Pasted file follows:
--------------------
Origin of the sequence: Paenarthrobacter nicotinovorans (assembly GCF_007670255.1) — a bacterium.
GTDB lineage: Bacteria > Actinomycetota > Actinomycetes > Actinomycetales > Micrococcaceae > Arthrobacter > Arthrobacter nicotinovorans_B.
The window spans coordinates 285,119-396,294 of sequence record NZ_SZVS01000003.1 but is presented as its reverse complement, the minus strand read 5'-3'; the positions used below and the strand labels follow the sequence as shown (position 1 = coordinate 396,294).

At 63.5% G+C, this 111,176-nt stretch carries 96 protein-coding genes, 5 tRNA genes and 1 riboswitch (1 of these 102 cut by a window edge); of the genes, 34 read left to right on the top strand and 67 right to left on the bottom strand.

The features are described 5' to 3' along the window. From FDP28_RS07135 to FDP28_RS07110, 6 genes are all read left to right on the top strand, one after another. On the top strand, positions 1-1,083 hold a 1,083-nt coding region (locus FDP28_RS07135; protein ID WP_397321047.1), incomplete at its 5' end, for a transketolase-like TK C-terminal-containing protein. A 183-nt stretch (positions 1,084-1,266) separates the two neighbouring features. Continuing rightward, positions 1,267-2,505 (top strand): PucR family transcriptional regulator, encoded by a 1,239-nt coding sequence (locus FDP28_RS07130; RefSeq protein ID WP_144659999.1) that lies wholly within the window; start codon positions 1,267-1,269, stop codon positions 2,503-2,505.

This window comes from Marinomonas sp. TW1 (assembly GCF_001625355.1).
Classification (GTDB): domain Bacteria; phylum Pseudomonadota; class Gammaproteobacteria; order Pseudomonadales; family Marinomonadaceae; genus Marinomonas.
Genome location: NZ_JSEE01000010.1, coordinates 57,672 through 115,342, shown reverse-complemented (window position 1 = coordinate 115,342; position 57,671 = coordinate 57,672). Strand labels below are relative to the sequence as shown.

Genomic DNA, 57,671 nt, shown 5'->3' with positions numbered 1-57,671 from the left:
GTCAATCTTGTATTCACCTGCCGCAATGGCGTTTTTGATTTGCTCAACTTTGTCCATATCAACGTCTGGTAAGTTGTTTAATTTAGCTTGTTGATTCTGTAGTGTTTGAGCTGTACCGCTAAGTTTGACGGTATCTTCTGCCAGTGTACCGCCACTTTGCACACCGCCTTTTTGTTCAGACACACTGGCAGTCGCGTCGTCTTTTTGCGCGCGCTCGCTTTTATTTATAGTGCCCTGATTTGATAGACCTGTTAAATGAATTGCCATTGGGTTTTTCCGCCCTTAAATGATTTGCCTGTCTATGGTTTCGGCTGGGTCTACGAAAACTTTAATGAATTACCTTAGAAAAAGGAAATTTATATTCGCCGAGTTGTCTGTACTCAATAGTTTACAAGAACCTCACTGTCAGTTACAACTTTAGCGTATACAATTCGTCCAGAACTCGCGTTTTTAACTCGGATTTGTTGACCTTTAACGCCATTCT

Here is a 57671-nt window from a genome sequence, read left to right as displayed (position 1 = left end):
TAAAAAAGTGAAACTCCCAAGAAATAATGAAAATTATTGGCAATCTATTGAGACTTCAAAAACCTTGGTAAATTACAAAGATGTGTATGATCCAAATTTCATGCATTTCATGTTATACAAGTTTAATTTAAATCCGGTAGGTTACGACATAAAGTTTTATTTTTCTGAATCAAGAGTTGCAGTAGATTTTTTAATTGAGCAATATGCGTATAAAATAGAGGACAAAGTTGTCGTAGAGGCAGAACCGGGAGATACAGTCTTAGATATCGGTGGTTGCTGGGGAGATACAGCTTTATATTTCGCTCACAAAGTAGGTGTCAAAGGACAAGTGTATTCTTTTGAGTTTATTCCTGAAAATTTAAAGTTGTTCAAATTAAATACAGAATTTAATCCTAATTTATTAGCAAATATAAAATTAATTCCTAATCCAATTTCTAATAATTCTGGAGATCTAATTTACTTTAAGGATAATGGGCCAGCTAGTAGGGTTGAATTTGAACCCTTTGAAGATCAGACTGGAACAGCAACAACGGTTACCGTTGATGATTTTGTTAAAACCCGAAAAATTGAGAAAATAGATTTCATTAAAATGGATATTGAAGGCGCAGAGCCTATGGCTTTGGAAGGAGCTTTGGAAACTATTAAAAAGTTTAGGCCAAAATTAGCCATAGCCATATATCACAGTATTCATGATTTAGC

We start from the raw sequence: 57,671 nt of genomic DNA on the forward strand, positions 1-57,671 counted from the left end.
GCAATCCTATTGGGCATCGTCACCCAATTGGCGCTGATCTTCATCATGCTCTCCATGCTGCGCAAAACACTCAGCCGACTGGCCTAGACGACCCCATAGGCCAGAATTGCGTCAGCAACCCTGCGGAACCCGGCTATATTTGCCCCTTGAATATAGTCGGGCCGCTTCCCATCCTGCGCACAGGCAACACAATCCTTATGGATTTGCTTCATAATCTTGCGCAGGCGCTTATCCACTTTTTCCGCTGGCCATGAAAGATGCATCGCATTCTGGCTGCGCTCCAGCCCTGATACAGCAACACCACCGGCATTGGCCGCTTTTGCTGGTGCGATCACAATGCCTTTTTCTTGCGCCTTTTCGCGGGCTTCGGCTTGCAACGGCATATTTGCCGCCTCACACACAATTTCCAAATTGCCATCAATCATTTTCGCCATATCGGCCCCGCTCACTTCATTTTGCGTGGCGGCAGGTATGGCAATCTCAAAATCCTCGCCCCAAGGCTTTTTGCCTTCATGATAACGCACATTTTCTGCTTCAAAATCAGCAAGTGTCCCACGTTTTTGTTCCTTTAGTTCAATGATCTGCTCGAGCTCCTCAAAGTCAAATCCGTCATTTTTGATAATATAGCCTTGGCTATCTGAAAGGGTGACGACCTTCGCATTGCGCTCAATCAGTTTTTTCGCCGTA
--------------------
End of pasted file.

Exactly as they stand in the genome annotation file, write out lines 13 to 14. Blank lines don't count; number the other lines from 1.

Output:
We start from the raw sequence: 57,671 nt of genomic DNA on the forward strand, positions 1-57,671 counted from the left end.
GCAATCCTATTGGGCATCGTCACCCAATTGGCGCTGATCTTCATCATGCTCTCCATGCTGCGCAAAACACTCAGCCGACTGGCCTAGACGACCCCATAGGCCAGAATTGCGTCAGCAACCCTGCGGAACCCGGCTATATTTGCCCCTTGAATATAGTCGGGCCGCTTCCCATCCTGCGCACAGGCAACACAATCCTTATGGATTTGCTTCATAATCTTGCGCAGGCGCTTATCCACTTTTTCCGCTGGCCATGAAAGATGCATCGCATTCTGGCTGCGCTCCAGCCCTGATACAGCAACACCACCGGCATTGGCCGCTTTTGCTGGTGCGATCACAATGCCTTTTTCTTGCGCCTTTTCGCGGGCTTCGGCTTGCAACGGCATATTTGCCGCCTCACACACAATTTCCAAATTGCCATCAATCATTTTCGCCATATCGGCCCCGCTCACTTCATTTTGCGTGGCGGCAGGTATGGCAATCTCAAAATCCTCGCCCCAAGGCTTTTTGCCTTCATGATAACGCACATTTTCTGCTTCAAAATCAGCAAGTGTCCCACGTTTTTGTTCCTTTAGTTCAATGATCTGCTCGAGCTCCTCAAAGTCAAATCCGTCATTTTTGATAATATAGCCTTGGCTATCTGAAAGGGTGACGACCTTCGCATTGCGCTCAATCAGTTTTTTCGCCGTA